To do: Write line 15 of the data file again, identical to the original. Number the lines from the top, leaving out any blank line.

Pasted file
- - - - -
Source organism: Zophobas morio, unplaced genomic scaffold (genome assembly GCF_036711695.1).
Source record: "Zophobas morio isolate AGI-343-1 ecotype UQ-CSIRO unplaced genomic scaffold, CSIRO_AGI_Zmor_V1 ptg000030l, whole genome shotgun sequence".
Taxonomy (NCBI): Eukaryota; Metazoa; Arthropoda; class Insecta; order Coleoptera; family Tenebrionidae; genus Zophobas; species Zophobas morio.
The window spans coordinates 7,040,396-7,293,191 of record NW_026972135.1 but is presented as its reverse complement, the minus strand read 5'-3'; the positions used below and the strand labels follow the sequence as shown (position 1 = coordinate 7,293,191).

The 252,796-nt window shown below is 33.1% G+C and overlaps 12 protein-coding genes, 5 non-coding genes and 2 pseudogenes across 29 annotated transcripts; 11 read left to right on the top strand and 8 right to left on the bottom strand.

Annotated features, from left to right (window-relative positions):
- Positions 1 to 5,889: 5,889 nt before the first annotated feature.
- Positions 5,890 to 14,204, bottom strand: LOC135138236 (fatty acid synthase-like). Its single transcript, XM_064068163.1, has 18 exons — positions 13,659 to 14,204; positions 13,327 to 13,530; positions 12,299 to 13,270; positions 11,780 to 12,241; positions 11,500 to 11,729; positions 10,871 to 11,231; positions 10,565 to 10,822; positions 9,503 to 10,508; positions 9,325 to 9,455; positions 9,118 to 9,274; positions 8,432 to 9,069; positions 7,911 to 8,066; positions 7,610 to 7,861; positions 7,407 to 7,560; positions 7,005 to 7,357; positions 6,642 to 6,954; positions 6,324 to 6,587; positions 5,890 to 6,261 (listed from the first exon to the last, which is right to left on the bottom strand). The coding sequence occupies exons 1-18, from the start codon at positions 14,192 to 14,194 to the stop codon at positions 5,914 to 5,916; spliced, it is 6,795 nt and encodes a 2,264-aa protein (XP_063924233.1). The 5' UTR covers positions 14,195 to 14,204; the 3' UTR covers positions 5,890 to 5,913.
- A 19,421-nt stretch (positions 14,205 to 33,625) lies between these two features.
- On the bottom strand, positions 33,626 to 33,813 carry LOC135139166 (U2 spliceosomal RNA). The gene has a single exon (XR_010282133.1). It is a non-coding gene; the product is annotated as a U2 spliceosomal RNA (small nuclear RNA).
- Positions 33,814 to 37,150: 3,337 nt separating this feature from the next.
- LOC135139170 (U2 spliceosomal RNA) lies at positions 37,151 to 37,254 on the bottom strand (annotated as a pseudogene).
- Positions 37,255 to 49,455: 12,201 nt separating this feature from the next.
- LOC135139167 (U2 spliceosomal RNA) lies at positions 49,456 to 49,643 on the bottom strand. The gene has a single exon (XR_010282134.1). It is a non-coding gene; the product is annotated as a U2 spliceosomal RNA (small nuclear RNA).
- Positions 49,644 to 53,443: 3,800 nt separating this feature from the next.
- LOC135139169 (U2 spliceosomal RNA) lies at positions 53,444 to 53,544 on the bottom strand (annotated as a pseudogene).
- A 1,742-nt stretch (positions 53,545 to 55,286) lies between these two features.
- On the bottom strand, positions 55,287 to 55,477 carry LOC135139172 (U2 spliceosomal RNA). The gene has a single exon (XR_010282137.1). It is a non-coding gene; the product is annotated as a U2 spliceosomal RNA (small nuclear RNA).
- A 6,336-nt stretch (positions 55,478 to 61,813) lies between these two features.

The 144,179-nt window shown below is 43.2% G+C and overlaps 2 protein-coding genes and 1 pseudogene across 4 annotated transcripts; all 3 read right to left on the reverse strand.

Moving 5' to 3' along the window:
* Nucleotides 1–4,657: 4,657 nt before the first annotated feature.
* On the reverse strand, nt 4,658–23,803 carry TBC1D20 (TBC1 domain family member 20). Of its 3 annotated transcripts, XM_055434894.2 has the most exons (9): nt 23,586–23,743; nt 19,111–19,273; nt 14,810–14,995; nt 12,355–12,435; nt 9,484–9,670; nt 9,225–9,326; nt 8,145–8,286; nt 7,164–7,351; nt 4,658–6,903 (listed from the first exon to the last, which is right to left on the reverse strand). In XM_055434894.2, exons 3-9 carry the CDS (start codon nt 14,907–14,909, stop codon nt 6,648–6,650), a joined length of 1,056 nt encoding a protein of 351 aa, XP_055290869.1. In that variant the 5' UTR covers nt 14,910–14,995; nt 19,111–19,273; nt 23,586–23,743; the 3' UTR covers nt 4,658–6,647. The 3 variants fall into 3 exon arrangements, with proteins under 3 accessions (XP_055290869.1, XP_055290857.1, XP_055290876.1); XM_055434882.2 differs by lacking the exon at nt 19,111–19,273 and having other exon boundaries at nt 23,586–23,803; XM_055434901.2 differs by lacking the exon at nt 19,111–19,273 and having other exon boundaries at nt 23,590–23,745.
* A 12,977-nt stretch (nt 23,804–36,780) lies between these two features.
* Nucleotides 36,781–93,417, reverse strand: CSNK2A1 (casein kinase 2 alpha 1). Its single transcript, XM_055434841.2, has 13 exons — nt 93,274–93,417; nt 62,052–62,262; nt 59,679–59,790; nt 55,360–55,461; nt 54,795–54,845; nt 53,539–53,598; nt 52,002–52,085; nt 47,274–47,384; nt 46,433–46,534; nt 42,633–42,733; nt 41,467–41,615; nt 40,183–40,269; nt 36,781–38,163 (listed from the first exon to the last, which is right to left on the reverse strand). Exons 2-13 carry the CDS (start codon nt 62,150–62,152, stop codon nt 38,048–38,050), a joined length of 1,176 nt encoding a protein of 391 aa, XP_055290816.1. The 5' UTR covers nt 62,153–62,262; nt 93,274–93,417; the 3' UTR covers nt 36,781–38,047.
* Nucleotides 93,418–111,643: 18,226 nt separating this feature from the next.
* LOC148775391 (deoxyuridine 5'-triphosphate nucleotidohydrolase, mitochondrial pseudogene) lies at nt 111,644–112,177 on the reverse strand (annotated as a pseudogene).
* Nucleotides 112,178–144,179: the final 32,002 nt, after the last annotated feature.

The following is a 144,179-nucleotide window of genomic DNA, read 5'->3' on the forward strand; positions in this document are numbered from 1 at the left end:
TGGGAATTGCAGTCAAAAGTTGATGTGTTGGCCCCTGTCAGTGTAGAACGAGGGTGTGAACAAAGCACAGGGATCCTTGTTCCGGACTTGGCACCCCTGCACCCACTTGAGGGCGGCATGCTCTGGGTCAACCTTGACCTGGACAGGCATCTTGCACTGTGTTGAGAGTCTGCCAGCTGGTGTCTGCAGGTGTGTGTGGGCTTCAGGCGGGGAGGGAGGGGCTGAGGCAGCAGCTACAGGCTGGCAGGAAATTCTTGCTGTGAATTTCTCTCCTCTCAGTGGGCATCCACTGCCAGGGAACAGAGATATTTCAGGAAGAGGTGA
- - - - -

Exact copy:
- Positions 49,644 to 53,443: 3,800 nt separating this feature from the next.